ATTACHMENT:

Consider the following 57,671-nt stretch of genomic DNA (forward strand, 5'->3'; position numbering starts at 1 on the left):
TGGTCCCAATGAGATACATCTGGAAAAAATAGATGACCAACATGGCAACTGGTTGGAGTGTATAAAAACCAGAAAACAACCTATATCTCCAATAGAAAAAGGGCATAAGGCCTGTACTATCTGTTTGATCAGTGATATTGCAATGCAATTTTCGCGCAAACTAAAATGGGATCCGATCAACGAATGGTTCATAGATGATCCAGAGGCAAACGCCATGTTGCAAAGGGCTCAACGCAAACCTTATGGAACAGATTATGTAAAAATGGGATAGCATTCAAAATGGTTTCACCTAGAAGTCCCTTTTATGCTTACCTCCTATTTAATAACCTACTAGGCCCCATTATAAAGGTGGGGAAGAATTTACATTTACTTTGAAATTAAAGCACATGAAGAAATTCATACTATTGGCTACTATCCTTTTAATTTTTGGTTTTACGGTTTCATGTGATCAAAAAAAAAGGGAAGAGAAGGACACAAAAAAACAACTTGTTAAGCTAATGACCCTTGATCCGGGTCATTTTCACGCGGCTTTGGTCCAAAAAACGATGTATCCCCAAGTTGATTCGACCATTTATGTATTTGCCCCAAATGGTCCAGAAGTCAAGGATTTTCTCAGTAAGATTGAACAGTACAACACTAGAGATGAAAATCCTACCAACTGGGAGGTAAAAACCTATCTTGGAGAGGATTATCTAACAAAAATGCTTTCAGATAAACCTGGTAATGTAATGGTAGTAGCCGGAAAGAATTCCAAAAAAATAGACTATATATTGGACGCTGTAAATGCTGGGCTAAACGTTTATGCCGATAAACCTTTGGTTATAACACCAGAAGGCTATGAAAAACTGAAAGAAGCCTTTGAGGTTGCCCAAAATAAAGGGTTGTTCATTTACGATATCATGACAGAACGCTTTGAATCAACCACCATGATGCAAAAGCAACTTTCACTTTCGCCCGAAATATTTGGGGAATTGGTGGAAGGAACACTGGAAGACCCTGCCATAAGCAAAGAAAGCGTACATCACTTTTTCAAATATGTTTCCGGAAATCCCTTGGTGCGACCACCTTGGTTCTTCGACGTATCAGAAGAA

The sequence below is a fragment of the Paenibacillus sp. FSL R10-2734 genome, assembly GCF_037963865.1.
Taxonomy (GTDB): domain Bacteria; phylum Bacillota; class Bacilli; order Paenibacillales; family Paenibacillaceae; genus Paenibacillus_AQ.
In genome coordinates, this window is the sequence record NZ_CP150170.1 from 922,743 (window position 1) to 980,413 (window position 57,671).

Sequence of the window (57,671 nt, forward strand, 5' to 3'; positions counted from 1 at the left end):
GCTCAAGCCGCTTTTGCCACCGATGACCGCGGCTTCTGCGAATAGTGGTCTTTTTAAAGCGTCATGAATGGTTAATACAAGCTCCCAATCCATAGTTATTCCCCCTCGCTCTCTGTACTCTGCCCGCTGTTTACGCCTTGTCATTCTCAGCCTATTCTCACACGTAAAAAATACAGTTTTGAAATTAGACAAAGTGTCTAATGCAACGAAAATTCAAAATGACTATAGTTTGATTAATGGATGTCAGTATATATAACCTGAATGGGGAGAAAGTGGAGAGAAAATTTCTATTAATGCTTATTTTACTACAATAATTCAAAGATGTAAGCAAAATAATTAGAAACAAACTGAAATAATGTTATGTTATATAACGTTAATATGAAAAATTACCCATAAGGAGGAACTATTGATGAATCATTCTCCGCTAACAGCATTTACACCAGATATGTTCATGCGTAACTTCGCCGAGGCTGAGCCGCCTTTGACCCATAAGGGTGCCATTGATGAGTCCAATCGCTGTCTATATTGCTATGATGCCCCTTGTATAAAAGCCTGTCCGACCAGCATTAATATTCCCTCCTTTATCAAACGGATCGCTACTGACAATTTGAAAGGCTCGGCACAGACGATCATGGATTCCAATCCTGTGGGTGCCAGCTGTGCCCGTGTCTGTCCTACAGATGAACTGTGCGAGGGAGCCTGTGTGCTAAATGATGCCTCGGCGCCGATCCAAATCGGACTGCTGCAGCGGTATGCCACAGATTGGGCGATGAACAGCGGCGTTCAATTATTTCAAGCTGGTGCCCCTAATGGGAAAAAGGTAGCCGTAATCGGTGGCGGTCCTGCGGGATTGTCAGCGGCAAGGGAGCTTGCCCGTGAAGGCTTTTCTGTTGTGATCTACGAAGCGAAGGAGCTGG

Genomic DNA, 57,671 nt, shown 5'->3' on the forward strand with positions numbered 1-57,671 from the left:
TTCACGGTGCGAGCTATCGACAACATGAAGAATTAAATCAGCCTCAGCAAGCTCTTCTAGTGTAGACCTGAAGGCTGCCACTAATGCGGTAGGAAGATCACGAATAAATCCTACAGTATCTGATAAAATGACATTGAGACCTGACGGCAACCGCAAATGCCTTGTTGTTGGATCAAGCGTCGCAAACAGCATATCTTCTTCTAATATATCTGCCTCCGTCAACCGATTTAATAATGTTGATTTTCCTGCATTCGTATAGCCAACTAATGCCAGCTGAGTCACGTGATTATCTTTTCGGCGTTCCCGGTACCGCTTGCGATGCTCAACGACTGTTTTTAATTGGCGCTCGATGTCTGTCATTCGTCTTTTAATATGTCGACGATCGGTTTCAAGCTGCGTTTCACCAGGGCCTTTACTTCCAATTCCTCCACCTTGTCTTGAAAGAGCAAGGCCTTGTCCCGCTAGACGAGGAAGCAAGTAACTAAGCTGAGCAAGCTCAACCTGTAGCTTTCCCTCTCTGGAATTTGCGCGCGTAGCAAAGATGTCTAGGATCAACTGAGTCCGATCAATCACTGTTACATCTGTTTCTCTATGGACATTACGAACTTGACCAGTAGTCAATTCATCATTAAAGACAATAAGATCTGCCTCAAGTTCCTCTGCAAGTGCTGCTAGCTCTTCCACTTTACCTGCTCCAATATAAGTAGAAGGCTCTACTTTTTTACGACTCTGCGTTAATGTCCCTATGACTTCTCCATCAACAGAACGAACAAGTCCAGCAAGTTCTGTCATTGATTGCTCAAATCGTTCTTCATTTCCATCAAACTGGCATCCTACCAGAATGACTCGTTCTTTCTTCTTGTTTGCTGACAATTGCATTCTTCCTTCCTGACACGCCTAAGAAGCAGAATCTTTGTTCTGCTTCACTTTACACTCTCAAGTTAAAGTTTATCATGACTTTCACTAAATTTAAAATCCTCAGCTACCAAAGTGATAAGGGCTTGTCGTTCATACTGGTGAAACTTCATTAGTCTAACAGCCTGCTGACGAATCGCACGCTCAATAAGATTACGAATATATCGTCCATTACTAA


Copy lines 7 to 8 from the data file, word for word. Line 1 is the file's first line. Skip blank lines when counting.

GCTCAAGCCGCTTTTGCCACCGATGACCGCGGCTTCTGCGAATAGTGGTCTTTTTAAAGCGTCATGAATGGTTAATACAAGCTCCCAATCCATAGTTATTCCCCCTCGCTCTCTGTACTCTGCCCGCTGTTTACGCCTTGTCATTCTCAGCCTATTCTCACACGTAAAAAATACAGTTTTGAAATTAGACAAAGTGTCTAATGCAACGAAAATTCAAAATGACTATAGTTTGATTAATGGATGTCAGTATATATAACCTGAATGGGGAGAAAGTGGAGAGAAAATTTCTATTAATGCTTATTTTACTACAATAATTCAAAGATGTAAGCAAAATAATTAGAAACAAACTGAAATAATGTTATGTTATATAACGTTAATATGAAAAATTACCCATAAGGAGGAACTATTGATGAATCATTCTCCGCTAACAGCATTTACACCAGATATGTTCATGCGTAACTTCGCCGAGGCTGAGCCGCCTTTGACCCATAAGGGTGCCATTGATGAGTCCAATCGCTGTCTATATTGCTATGATGCCCCTTGTATAAAAGCCTGTCCGACCAGCATTAATATTCCCTCCTTTATCAAACGGATCGCTACTGACAATTTGAAAGGCTCGGCACAGACGATCATGGATTCCAATCCTGTGGGTGCCAGCTGTGCCCGTGTCTGTCCTACAGATGAACTGTGCGAGGGAGCCTGTGTGCTAAATGATGCCTCGGCGCCGATCCAAATCGGACTGCTGCAGCGGTATGCCACAGATTGGGCGATGAACAGCGGCGTTCAATTATTTCAAGCTGGTGCCCCTAATGGGAAAAAGGTAGCCGTAATCGGTGGCGGTCCTGCGGGATTGTCAGCGGCAAGGGAGCTTGCCCGTGAAGGCTTTTCTGTTGTGATCTACGAAGCGAAGGAGCTGG

Genomic DNA, 57,671 nt, shown 5'->3' on the forward strand with positions numbered 1-57,671 from the left: